A 63 year‐old Female presented with a one day history of shortness of breath and pleuritic chest discomfort associated with a throbbing headache, hearing loss, rhinorrhea and nasal congestion. Of note, the patient returned from a trip to Greece 10 days prior to admission and had been treated with antibiotics for sinusitis and a urinary tract infection.
PMH was significant for hypertension diagnosed approximately six months prior to admission and former tobacco use. Medications included benazepril and metoprolol. Family history was significant for a sister and two nieces diagnosed with Factor V Leiden.
Physical examination was remarkable for labored breathing, bilateral scleral injection, sinus congestion and bilateral lower extremity pitting edema. Laboratory results showed WBC of 15.5; pro‐BNP of 1478. Urinalysis demonstrated >50 RBC, small leukocyte esterase, and moderate blood.
Chest CT angiography demonstrated scattered nodules within both lungs and a pulmonary embolism in the lateral sub‐segmental branch of the RLL pulmonary artery. Due to the severe headache and complaints of auditory impairment, a brain CAT scan was performed revealing sinus inflammatory changes with complete opacification of the right ethmoid/sphenoid sinuses. The patient was found to be heterozygous for Factor V Leiden mutation. Despite the diagnosis of Factor V Leiden, the clinical picture of sinusitis, rhinorrhea, bilateral sclera injection, recently diagnosed hypertension, microscopic hematuria and scattered lung nodules yielded a strong suspicion for GPA. Further testing revealed positive rheumatoid factor, positive c‐ANCA and positive proteinase 3 antibodies, compatible with GPA. VATS/wedge lung biopsy showed focal vasculitis of arteries and veins with ill‐defined granulomas and multinucleated giant cells; the cytology was negative for malignant cells. Renal function and hypertension worsened and the creatinine reached 4.48 before gradually improving. Renal ultrasound revealed increased cortical echogenicity along with hydronephrosis. The patient was treated with steroids and ultimately with cyclophosphamide; improved and was discharged with outpatient rheumatology follow‐up.
The WeCLOT Study reported a significant increase in the rate of VTEs in patients with GPA. A retrospective study by Allenbach et al found that VTEs occurred mainly during the active phases of the vasculitides. It has been theorized that GPA causes disruption of venous endothelium creating a microenvironment conducive to thrombosis formation. Santana et al demonstrated that GPA patients had a higher prevalence of in situ thrombosis and concluded that it might be a consequence of endothelial damage caused by ANCA and proteinase 3, which correlates with disease activity and causes apoptosis of endothelial cells yielding an increase in tissue factor levels and a decrease in thrombomodulin levels on the endothelial surface possibly contributing to the pro‐thrombotic state. Sebastian et al studied the frequency of Factor V Leiden in GPA patient and found that even though GPA patients had an increased frequency, these findings did not correlate well with increases in thrombotic events.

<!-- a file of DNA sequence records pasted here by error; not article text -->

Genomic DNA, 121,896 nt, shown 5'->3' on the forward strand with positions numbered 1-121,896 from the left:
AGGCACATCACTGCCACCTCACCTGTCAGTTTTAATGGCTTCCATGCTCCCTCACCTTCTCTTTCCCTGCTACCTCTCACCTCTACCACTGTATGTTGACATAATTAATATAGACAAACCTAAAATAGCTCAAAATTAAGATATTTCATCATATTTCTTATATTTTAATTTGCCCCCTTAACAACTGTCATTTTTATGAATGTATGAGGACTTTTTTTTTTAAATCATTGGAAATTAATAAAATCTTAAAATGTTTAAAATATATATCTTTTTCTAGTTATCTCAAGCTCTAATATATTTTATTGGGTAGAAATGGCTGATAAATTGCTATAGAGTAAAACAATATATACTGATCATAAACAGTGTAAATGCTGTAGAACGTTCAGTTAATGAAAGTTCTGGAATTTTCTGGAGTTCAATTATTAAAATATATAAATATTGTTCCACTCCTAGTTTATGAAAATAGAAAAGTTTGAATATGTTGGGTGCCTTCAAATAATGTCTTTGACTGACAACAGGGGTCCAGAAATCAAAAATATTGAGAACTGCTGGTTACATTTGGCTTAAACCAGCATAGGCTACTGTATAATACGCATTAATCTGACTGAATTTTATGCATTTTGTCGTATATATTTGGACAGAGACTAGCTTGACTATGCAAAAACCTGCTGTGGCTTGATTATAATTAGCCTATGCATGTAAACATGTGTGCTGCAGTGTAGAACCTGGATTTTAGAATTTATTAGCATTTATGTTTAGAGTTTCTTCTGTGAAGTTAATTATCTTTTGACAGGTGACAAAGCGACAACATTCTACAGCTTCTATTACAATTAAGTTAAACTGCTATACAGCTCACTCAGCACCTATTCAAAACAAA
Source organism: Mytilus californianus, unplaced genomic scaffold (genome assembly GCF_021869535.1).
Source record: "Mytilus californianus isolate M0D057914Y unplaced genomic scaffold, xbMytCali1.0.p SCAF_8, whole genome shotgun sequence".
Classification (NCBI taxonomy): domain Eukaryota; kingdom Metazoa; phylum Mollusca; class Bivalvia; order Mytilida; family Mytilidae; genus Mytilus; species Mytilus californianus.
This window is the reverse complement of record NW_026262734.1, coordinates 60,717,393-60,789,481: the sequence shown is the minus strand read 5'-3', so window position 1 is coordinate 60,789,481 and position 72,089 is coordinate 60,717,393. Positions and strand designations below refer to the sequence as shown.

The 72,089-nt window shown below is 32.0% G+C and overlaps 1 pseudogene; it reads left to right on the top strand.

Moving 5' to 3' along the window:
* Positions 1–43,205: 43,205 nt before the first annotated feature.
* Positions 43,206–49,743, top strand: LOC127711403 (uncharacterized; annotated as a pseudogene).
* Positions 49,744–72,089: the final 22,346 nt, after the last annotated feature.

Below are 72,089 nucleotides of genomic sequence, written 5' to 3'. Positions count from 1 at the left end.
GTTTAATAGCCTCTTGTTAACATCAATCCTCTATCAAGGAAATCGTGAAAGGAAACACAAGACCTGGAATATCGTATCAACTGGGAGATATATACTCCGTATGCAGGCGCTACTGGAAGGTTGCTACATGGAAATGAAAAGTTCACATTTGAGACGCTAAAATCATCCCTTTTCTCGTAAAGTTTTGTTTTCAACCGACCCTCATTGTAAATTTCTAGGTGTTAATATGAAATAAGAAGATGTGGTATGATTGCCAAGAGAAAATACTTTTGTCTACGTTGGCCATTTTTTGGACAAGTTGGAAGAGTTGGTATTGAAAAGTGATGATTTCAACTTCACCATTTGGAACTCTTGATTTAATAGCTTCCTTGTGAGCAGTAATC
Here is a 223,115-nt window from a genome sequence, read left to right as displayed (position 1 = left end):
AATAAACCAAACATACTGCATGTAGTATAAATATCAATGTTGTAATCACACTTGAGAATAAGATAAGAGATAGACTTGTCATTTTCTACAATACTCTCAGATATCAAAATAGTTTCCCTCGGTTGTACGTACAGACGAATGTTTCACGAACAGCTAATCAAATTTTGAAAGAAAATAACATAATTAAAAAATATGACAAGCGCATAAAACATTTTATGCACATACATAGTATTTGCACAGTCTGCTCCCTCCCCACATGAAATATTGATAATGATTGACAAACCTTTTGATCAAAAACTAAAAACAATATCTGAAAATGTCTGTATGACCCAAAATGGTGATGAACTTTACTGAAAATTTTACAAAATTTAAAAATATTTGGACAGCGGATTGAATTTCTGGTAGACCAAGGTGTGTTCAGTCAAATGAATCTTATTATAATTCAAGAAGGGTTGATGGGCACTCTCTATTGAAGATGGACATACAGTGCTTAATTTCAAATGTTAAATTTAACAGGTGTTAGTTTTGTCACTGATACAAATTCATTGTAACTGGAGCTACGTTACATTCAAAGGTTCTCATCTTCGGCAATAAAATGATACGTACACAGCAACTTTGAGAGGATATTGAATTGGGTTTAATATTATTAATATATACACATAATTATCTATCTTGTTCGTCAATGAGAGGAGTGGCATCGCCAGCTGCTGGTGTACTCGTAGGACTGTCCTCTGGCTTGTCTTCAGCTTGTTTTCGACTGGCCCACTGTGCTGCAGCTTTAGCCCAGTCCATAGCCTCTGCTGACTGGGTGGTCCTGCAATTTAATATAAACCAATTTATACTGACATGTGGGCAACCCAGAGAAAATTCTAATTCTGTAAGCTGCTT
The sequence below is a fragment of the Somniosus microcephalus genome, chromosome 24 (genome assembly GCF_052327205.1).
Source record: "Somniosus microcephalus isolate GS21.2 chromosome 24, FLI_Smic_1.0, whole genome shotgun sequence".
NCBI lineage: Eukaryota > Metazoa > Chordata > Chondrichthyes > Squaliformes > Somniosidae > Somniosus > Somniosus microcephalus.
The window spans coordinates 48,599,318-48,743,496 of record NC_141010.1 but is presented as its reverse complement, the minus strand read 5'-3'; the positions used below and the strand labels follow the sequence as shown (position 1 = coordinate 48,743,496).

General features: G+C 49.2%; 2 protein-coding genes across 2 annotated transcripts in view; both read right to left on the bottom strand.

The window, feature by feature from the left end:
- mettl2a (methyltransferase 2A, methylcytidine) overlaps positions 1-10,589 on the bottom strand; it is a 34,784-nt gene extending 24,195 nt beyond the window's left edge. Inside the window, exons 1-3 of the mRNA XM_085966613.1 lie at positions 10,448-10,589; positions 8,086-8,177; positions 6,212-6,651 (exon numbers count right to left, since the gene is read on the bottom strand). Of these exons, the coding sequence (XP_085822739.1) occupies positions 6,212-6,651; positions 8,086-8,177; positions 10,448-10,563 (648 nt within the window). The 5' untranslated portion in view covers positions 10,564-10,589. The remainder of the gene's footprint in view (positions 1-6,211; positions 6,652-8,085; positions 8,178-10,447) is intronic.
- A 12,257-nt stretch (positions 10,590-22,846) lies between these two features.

While there is established data to support a higher incidence of VTE among patients with Factor V Leiden and GPA independently and while there is literature illustrating a higher frequency of Factor V Leiden in patients with GPA, the association has yet to be fully understood and further research is warranted.
To cite this abstract:Amirian J, Agrawal M, Kainth M, Babalola O. Newly Diagnosed Granulomatosis with Polyangiitis and Factor V Leiden in a Patient Presenting with a Pulmonary Embolism. Abstract published at Hospital Medicine 2014, March 24-27, Las Vegas, Nev. Abstract 316. Journal of Hospital Medicine. 2014; 9 (suppl 2). https://www.shmabstracts.com/abstract/newly-diagnosed-granulomatosis-with-polyangiitis-and-factor-v-leiden-in-a-patient-presenting-with-a-pulmonary-embolism/. Accessed March 28, 2020.